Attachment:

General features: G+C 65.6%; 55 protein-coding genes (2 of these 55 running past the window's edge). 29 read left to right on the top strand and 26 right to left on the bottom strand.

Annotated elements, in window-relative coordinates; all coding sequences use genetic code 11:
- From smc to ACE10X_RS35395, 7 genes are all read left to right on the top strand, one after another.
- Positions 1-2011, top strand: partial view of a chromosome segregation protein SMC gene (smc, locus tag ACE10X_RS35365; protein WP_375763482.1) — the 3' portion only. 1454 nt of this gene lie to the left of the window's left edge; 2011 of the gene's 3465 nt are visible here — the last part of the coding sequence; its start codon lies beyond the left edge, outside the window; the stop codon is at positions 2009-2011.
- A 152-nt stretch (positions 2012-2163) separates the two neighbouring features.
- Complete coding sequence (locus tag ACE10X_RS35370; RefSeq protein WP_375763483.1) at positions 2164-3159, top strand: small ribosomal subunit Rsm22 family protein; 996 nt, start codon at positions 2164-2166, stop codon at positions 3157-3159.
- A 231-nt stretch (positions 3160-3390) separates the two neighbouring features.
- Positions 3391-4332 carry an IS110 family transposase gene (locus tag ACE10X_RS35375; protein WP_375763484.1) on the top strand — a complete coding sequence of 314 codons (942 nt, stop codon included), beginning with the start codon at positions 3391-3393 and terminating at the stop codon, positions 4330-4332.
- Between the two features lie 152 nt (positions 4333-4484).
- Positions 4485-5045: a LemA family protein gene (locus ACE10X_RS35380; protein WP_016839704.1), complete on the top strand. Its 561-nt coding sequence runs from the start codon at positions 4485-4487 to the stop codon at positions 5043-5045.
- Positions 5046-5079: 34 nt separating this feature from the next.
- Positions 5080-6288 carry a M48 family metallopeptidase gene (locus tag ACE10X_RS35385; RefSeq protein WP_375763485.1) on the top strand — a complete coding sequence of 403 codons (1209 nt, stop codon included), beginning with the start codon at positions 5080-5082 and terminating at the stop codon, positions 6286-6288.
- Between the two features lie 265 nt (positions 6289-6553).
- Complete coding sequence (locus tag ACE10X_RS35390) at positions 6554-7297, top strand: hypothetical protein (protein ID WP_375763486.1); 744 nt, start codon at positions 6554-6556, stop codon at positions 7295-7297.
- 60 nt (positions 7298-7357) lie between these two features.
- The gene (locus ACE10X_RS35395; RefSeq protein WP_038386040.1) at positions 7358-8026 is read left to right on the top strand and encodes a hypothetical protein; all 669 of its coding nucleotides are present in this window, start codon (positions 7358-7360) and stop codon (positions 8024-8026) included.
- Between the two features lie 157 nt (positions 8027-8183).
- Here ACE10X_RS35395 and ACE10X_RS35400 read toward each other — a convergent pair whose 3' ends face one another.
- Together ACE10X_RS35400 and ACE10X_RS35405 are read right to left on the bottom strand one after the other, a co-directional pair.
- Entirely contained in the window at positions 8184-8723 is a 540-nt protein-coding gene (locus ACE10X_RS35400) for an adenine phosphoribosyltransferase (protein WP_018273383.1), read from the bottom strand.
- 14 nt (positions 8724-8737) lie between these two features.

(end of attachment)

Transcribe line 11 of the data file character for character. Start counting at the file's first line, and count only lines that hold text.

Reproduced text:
- Positions 5046-5079: 34 nt separating this feature from the next.